I served this with some Pinoy Style Garlic Fried Rice.

Serves 2-4

Honey Walnut Shrimp

1 lb Shrimp (peeled and deveined)
1/2 c walnuts
2 c water
1 c sugar
2/3 c flour
3 egg whites
1 tsp paprika
salt and pepper

creamy sauce:
2 Tbsp Honey
2 Tbsp light mayo
1 Tbsp fresh lemon juice
1/2 Tbsp condensed milk

Combine all the ingredients of the sauce in a large bowl and set aside.

Bring the water to a boil in small pot and add the sugar. Stir to dissolve sugar. Add the walnuts and boil for 2 min. Then drain and place onto a parchment paper lines cookie sheet to dry.

In another bowl combine together flour and egg white. Mix until smooth. Season with some salt and pepper and add the paprika.

Heat the oil and pan-fry the shrimp until golden brown. Roughly 60 second per side. Then drain the excess oil on a paper towel and toss into the creamy sauce mixture. Add the dried walnuts and toss well again.

Serve immediately.

Tuesday, October 27, 2009

Nilagang Mani (Boiled Peanuts)

This is a common street food in the Philippines. Really easy to make and delicious to eat. This is one of the snacks I loved to eat as a child. I remember when I was very little probably around 3 or 4 years, my mom and I were riding on a bus from our province in the Philippines heading towards Manila. During one of the stops, I noticed a man carrying a box of little brown bags filled with boiled peanuts. He'd be yelling out "MANI!!!" (pronounced man-i) meaning peanut.  Just imagine the peanut guy at a baseball stadium, but on a crowded street.

I eagerly tugged and begged by mom for some as he walked passed the open window. "Mama...Gusto ko yung mani!" I proclaimed. (Mama, I want peanuts!) My mom flagged the man down with a wave of her hand. "Isa pa nga po," ("One, please.") she slightly yells over the ruckus of the city. The man reaches into his little box and pulls on bag ot fresh boiled peanuts and hands it to my mom. "Magkano?" ("How much?"), she asks. I think it was around $0.10 US for a nice sizable bag at the time. She pays the man through the window as the bus heads off. That bag of boiled peanuts kept me satisfied until we reached our destination.

It's pretty easy to make, but you just need a little time. As the boiling takes a couple of hours. It is worth the wait though. The peanut inside the shell becomes soft. Easy to chew for those with slightly sensitive teeth. It's a great snack to have with a drink.

For 1 lb.

Nilagang Mani (Boiled Peanuts)

1lb raw peanuts in shell

Fill large pot with water and the peanuts. Season the water with salt. Bring the water to a boil. When the water is boiling, low the heat and simmer for 2 hours.

For more that 1 lbs ad,usting timing accordingly.


Monday, October 26, 2009

B.A.T.L. Salad with Roasted Garlic Vinaigrette

A bacon, avocado, tomato and lettuce. B.A.T.L.  Another way of saying it is a BLT sandwich in a bowl with avocado. I was in the mood for something relatively light. It's been a while since I've made myself a good salad and I didn't want to cook anything heavy either. Besides I love salads especially when they have a good vinaigrette to go into it.

I made a roasted garlic vinaigrette with balsamic vinegar, olive oil, dijon mustard, some dry herbs, and a few cloves of roasted garlic that I minced up and mixed all of is together. Crumbled the bacon over the salad like those Bacos bacon bits. Remember those? They tasted like bacon, but I'm sure they were made of something else. I also made some croutons by cutting up some bread, tossing it a tiny bit of olive oil and toasting it in the oven.

A sandwich in a bowl. I like the sound of that. This is great for those watching carbs, too. Though, i'm not one of them.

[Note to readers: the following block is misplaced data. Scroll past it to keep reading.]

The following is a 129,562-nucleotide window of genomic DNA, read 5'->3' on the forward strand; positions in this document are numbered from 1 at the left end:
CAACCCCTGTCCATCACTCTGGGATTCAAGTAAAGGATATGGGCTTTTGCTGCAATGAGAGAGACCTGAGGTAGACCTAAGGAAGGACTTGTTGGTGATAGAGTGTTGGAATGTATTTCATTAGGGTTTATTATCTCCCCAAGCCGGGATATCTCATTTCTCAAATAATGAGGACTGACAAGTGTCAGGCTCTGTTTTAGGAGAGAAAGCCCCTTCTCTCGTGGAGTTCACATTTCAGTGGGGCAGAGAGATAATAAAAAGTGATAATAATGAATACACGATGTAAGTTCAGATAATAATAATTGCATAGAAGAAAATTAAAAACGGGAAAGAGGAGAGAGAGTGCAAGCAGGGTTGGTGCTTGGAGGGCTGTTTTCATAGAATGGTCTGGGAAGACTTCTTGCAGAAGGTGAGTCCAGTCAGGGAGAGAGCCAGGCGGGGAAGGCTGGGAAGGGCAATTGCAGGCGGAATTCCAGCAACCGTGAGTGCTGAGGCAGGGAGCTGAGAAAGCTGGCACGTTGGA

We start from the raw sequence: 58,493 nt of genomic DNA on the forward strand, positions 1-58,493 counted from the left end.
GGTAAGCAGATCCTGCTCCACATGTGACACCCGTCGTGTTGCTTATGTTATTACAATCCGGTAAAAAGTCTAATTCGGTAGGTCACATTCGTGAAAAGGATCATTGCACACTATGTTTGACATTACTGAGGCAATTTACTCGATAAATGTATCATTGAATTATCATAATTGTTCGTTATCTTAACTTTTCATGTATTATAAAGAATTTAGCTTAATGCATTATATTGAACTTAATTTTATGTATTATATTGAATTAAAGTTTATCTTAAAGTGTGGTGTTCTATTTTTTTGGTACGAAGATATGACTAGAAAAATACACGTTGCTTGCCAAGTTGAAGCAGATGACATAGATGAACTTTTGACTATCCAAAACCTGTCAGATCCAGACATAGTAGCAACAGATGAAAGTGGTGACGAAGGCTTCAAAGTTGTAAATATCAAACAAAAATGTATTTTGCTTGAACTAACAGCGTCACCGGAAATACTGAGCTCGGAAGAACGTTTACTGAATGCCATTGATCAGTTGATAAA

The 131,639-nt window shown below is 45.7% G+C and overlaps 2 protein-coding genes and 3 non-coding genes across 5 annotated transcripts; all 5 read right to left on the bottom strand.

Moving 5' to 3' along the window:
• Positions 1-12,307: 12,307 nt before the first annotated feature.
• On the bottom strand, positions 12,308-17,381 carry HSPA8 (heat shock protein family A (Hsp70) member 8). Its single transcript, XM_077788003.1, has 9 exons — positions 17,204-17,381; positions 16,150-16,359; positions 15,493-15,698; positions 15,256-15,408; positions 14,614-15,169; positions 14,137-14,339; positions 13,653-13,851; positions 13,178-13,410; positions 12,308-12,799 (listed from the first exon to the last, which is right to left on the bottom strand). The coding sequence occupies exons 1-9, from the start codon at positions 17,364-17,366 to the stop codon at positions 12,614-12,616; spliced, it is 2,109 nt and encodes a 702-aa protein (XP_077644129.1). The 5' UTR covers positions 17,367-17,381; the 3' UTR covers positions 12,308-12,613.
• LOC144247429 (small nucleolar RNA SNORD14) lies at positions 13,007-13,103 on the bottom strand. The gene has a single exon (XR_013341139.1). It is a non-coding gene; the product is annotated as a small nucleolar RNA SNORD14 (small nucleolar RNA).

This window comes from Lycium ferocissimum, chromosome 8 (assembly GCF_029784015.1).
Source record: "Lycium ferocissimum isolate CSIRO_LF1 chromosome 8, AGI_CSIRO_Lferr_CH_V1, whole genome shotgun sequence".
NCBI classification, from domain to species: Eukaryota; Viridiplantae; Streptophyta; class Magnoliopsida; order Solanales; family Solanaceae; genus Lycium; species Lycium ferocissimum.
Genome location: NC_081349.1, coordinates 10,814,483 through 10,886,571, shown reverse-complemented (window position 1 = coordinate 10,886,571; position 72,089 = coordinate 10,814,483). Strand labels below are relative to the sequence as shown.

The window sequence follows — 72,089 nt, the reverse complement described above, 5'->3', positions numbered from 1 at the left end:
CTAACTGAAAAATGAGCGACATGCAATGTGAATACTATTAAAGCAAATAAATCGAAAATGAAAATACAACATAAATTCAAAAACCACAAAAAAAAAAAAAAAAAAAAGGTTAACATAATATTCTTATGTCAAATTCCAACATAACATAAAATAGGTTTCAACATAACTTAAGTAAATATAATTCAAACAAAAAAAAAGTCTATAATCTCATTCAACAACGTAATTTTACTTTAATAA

Serves 2

B.A.T.L. Salad

1 ripe avocado
1 large ripe tomato - diced or 1 lb cherry or grape tomato
1 medium head lettuce (red leaf, romaine, or iceberg)
4 bacon strips
roasted garlic vinaigrette (recipe below)
croutons (optional)
shredded cheese (optional)

In a skillet, cook the bacon strips until it is brown and crisp. Place on a paper towel to remove any excess fat.

Assemble the salad together and crumble the bacon over the top along the croutons. Drizzle the garlic vinaigrette over. Sprinkle a little bit of cheese.

Note: To make homemade croutons, cut a couple slices of bread into squares. Toss it in a little olive oil and toast in a 350˚F preheated oven for 5 to 10 minutes or until lightly brown and toasted.

Roasted Garlic Vinaigrette

4 garlic cloves
2 Tbsp balsamic vinegar
1 Tbsp dijon mustard
2 Tbsp extra virgin olive oil
1 tsp dry oregano
1 tsp dry thyme
salt and pepper

Roast the garlic cloves in a 375˚F oven until they are soft and lightly browned.

Let the garlic cool a little bit before handling them.

Combin the balsamic vinegar, dijon mustard, olive oil, dry basil and thyme. Mince the garlic and add to the vinagrette. Whisk together and season with a little salt and pepper to taste.

Note: You can also us a blender or food processor.

Sunday, October 25, 2009

This week in Production Eats

I've been asked many times how an I able to work, cook, blog and still do other things. Well, sorry to disappoint anyone, but there's no secret or magic power or voodoo that I do. Whoa...that last part rhymed. I feel fortunate in what I do because I'm able to work on-set and from home. On days when I am on-set, I don't cook as the long hours sometimes takes a lot out of me. All other days, I cook and/or bake, while taking care of other business. Give or take. Unless I'm working on a big production that requires my full attention for a certain amount of time, then that would be a whole other thing altogether.  But aside from that, you would find me in the kitchen cooking up something delicious with my little pocket notebook off to the side in case I have a story idea that may come up. The kitchen is my second office, if you haven't guessed yet. Once in a long while, I'll eat out and have a lazy day. It's just very much like a big balancing act. It's a bit of a struggle at times, but I love it. I really do. I say that in the most honest and sincere way that I can. So, there you go. That's the short version.